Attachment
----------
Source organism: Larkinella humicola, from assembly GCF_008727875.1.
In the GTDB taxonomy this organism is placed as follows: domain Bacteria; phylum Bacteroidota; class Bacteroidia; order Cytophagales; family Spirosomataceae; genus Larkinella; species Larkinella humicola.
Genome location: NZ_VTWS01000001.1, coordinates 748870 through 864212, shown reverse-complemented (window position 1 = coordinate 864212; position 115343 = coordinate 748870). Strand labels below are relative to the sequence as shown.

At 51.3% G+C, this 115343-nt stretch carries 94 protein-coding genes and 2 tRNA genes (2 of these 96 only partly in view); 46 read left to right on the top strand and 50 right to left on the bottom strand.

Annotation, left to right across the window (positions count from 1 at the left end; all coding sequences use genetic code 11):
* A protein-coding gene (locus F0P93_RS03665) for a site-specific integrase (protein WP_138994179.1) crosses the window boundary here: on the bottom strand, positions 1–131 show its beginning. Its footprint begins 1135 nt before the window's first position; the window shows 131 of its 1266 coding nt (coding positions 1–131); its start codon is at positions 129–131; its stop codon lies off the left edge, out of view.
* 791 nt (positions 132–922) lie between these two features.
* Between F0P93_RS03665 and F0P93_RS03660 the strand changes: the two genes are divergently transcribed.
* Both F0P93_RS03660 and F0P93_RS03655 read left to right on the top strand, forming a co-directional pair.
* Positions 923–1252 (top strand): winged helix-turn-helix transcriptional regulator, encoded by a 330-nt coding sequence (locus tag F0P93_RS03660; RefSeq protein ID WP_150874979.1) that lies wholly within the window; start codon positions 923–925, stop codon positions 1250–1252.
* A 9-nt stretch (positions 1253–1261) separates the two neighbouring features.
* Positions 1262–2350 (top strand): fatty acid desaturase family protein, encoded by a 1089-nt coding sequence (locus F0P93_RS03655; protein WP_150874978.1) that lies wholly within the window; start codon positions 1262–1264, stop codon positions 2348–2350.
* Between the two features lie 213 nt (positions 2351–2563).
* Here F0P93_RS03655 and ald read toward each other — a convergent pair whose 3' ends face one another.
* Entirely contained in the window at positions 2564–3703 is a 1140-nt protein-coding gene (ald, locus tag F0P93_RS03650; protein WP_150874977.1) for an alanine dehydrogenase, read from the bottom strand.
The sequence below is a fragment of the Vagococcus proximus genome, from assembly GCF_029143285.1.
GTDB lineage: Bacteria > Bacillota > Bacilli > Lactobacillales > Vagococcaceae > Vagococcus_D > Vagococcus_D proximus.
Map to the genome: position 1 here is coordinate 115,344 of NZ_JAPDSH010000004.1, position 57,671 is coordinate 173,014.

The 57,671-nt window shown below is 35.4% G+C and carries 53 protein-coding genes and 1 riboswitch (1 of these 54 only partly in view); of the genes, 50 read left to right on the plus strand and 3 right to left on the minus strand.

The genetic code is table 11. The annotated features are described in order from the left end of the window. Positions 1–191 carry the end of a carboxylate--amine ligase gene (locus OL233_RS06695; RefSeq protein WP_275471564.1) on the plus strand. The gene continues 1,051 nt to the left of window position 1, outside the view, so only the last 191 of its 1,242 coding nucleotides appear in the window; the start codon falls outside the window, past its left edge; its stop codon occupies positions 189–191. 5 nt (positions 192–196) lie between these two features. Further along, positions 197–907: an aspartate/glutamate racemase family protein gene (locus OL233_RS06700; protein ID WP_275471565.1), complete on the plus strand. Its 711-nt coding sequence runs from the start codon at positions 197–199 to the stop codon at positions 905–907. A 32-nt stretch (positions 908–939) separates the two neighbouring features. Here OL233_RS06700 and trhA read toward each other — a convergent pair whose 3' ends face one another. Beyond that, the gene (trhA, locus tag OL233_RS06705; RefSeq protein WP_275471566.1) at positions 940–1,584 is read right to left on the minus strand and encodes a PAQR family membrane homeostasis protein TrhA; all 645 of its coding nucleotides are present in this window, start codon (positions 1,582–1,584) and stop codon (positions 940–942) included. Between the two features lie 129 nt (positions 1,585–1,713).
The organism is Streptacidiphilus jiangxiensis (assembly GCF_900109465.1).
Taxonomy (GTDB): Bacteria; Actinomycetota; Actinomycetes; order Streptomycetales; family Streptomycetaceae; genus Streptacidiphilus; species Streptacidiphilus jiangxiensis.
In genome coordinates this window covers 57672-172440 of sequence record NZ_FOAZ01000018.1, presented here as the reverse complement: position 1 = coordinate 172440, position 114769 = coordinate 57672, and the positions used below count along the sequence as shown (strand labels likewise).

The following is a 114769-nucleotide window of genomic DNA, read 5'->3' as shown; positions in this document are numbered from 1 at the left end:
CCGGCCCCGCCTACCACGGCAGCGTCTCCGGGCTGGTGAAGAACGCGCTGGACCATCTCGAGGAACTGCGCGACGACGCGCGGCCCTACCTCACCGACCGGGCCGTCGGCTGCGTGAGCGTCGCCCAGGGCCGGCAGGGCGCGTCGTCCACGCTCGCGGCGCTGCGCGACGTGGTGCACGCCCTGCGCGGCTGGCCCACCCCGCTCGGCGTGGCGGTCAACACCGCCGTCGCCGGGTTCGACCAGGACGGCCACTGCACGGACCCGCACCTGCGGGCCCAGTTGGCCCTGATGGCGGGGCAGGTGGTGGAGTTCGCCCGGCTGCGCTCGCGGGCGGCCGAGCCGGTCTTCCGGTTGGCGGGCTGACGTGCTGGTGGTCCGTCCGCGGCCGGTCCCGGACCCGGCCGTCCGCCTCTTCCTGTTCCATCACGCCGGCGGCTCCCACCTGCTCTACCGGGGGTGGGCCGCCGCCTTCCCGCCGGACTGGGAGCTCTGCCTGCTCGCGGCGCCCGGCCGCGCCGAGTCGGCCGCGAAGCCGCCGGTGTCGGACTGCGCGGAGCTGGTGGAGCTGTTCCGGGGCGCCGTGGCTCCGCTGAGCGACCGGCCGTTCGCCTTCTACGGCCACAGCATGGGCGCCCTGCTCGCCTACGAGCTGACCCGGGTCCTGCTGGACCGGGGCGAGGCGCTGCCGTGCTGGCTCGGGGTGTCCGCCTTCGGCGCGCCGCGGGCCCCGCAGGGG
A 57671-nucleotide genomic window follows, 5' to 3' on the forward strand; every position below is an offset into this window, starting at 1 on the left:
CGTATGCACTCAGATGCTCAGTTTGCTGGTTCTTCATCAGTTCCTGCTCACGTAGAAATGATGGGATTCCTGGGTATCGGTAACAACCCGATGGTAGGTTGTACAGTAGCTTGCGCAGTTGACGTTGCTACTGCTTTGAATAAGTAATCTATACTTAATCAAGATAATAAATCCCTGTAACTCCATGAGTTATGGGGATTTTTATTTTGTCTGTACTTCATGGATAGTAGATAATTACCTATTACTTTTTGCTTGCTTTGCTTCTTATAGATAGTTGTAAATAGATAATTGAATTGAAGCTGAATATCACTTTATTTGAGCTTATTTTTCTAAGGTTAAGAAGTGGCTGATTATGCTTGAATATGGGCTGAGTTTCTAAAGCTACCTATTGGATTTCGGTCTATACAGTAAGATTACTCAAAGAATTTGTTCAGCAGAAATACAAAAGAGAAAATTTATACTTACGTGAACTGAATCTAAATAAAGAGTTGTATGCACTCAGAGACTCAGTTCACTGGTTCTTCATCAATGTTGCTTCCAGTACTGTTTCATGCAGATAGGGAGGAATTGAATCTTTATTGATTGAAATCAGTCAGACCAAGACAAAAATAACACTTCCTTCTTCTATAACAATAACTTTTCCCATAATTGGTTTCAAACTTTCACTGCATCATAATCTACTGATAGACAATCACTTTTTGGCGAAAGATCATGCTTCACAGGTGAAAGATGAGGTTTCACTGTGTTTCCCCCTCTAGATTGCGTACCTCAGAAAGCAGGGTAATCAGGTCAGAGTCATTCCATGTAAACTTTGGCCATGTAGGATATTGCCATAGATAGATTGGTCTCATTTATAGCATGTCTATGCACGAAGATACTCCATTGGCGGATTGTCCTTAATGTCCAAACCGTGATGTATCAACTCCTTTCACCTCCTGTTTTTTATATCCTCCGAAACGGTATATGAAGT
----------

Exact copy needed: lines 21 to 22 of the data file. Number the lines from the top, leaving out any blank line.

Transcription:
The organism is Streptacidiphilus jiangxiensis (assembly GCF_900109465.1).
Taxonomy (GTDB): Bacteria; Actinomycetota; Actinomycetes; order Streptomycetales; family Streptomycetaceae; genus Streptacidiphilus; species Streptacidiphilus jiangxiensis.